After I decided to start a blog I first needed to decide what software or service I was going to use. Blogger and other similar services are easy to get started with, but since I am a developer I like to have more control over a site I’m running. I already had some WordPress experience so the decision was quite easy after all.
Next thing I started thinking about was the theme. I have always liked a minimal design so I can do most of the work in a text editor rather than Photoshop or similar image editor. The WordPress default theme (twenty eleven at the time) was a good starting point. It is mostly black and white, it has a clean and minimalist look and it’s responsive, which is also something I wanted to get more experience with. I started out by creating a child theme and gathering some ideas. Since I am not that creative visually, my design process is mostly combining and tweaking ideas and concepts I like from other sites I have seen and using them to a create a design I like and that I can call my own.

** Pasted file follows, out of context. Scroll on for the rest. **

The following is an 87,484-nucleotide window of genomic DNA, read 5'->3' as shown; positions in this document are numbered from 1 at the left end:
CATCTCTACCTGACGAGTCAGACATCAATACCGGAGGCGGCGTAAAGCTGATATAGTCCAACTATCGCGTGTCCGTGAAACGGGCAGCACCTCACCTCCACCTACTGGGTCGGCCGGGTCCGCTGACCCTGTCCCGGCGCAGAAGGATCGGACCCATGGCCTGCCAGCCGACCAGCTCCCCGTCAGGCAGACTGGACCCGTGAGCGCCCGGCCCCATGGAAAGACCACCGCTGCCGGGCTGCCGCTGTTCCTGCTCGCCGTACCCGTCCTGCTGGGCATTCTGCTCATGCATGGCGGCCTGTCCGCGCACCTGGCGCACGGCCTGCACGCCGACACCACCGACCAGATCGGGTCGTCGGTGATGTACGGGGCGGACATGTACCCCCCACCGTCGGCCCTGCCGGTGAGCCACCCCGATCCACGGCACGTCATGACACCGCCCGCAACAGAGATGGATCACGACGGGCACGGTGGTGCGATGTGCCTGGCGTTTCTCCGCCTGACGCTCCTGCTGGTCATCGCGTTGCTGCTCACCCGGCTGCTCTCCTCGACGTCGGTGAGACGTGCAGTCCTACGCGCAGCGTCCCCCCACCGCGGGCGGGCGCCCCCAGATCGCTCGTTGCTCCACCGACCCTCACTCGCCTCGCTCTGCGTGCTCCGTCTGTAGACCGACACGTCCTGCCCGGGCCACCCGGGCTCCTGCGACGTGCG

Here are some of the things I customized from the default theme: search in menu bar, meta fields on the left, round RSS, Twitter & LinkedIn buttons in header, use Font Awesome for icons, use custom fonts from Google Web Fonts and also numerous small tweaks and style changes.
The source code for this theme is available at GitHub, so you can fork it if you like it. I would appreciate a comment or email if you decide to use it.
The design is not by any means final, I already have lots of ideas for small improvements. If only I had the time to implement them all. Currently it is good enough that I can live with it. Feel free to share your thoughts about it in the comments.